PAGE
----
Elements of Oncology:Strategies for Managing Cancer Pain in Dogs & CatsPart1: Pathophysiology & Assessment of Cancer Pain
Nicholas Rancilio, DVM, Diplomate ACVR (Radiation Oncology); Jean Poulson, DVM, PhD, Diplomate ACVR (Radiation Oncology); and Jeff Ko, DVM, MS, Diplomate ACVAA
Welcome to Elements of Oncology—a column that will address the many components of diagnosing, managing, treating, and monitoring veterinary cancer patients. This column begins with a series of two articles that describe strategies for cancer pain management in dogs and cats, with an overall goal of raising awareness among the veterinary community about treating cancer pain early and recognizing that cancer pain can be quite different from other types of acute or chronic pain.
Cancer pain is one of the most common, overlooked, and undertreated comorbidities in human patients. In a recent retrospective study of more than 1000 patients presenting to a radiation oncology service for palliative treatment of bone metastasis, over 25% had pain that was inadequately managed before initiation of radiation therapy.1
Other surveys and systematic reviews of the human literature estimate that the prevalence of inadequate pain management among all humans with cancer approaches 50%.2-4 Although the incidence of untreated or undertreated cancer pain among veterinary patients is unknown, it is most likely similar or even higher.
Unrecognized or undertreated pain that progresses from acute to chronic in oncology patients can lead to treatment failure, death,5 or premature euthanasia despite treatment of the cancer itself. The longer a cancer patient’s pain is ongoing, the more difficult it becomes to successfully treat both the underlying cancer and the pain.
CHALLENGES OF PAIN MANAGMENT
No published statistical data specify why veterinary patients are undertreated for cancer pain, but clinical experience suggests several reasons:
- Cancer pain generally progresses slowly until the patient’s physiologic function is severely affected.
- As the cancer progresses and becomes more advanced, pain may go undetected for some time before owners notice deficits in function or daily routine.
- Over time, factors that contribute to the progression of acute pain result in chronic pain (Table 1), which becomes more difficult to treat if no intervention occurs.
The insidious onset of cancer pain is further complicated by the fact that veterinary patients cannot verbally communicate their levels of pain. Attending veterinarians and pet owners must evaluate the patient and categorize the level of pain when, and even before, the patient shows clinical signs because, by the time discomfort is recognized, the animal may already be in severe pain that is difficult or impossible to treat.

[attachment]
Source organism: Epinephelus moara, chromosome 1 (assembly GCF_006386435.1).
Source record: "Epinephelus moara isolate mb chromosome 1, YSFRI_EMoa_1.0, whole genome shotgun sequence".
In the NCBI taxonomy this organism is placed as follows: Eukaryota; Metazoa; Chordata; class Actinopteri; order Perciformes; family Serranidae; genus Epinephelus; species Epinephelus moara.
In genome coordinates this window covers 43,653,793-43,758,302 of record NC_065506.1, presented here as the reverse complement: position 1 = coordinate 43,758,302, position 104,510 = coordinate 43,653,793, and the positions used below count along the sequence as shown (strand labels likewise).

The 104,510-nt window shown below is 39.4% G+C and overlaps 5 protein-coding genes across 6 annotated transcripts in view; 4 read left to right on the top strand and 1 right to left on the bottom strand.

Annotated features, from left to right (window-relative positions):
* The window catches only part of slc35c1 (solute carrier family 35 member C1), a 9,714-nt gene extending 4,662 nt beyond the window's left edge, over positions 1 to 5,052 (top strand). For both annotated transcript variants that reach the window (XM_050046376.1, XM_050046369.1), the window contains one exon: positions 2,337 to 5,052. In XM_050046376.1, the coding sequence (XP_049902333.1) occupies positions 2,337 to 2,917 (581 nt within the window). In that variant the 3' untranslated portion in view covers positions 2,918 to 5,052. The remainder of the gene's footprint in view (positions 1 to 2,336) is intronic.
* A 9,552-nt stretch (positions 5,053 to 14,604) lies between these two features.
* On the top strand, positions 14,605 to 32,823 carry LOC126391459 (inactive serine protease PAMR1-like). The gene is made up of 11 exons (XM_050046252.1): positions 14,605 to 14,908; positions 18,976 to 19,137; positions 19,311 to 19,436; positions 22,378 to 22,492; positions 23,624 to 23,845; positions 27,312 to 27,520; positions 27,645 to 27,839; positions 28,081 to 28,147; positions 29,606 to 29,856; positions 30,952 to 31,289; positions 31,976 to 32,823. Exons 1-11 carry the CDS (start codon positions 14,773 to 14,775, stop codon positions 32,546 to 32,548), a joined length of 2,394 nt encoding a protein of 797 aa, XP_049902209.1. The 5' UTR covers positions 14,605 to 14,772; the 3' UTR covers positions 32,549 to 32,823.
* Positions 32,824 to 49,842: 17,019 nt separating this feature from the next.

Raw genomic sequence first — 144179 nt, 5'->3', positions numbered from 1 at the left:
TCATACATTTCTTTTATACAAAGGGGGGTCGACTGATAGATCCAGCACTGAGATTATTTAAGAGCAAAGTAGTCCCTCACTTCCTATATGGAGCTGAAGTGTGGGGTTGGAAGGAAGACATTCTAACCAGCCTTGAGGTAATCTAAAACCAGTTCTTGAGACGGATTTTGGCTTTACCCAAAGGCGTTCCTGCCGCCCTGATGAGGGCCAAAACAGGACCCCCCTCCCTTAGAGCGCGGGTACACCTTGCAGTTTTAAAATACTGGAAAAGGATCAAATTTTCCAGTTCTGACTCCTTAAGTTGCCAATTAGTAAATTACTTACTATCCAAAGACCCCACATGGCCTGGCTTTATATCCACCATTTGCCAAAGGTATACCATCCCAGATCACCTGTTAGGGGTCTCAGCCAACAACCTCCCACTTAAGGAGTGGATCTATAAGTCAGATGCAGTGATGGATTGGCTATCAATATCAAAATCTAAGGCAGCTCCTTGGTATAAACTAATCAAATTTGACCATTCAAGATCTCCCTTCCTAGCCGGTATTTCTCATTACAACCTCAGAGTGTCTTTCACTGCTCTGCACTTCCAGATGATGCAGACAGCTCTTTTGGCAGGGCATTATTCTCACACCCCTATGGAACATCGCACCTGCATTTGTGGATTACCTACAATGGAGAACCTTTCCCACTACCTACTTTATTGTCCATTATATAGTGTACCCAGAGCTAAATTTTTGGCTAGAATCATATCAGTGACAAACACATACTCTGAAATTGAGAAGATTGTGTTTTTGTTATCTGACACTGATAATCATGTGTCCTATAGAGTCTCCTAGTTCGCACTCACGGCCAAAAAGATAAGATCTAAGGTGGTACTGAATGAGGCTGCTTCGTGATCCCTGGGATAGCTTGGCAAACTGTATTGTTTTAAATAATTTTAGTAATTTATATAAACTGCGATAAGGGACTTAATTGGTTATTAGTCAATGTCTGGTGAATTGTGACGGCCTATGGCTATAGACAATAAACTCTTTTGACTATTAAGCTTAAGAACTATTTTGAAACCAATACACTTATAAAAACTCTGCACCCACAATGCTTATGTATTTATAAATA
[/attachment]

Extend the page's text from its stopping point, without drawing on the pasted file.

Further challenges to managing cancer pain in veterinary patients include the:
- Wide variability in training, experience, and comfort among practitioners for assessing veterinary oncology patients and treating their disease
- Limited pharmacologic options for managing cancer pain
- Hesitation many practitioners face when considering whether to add pain medications to therapy that already includes multiple drugs
- Lack of a universally agreed-upon standard of care—among general practitioners and even oncology specialty groups—for active management of cancer pain in veterinary medicine.
KEYS TO SUCCESSFUL MANAGEMENT
Successful management of cancer pain in veterinary oncology requires knowledge of the following 3 key areas:
- Basic understanding of the pathophysiology of cancer pain
- Early recognition of the clinical signs of cancer pain and understanding of the importance of preventing or delaying chronic pain development
- Proper concurrent pharmacologic pain management during appropriate treatments for the underlying cancer.
Successful cancer pain management also requires a clear strategy of regular (set intervals during treatment) evaluation of the animal’s pain and quality of life by the veterinarian and client.
PATHOPHYSIOLOGY OF CANCER PAIN
In the early stages of cancer, nerve fibers and nociceptors involved in cancer pain are similar to those involved in acute pain and other types of chronic pain. As the cancer progresses, however, the extent of nerve involvement and the pain mechanisms in abnormal tissues can be quite different from those seen with other types of pain.
Cancer pain can be classified into 2 general categories:
- Endogenous chemical irritation in the tumor microenvironment6,7
- Compression and inflammation resulting from direct tumor invasion of normal tissues.8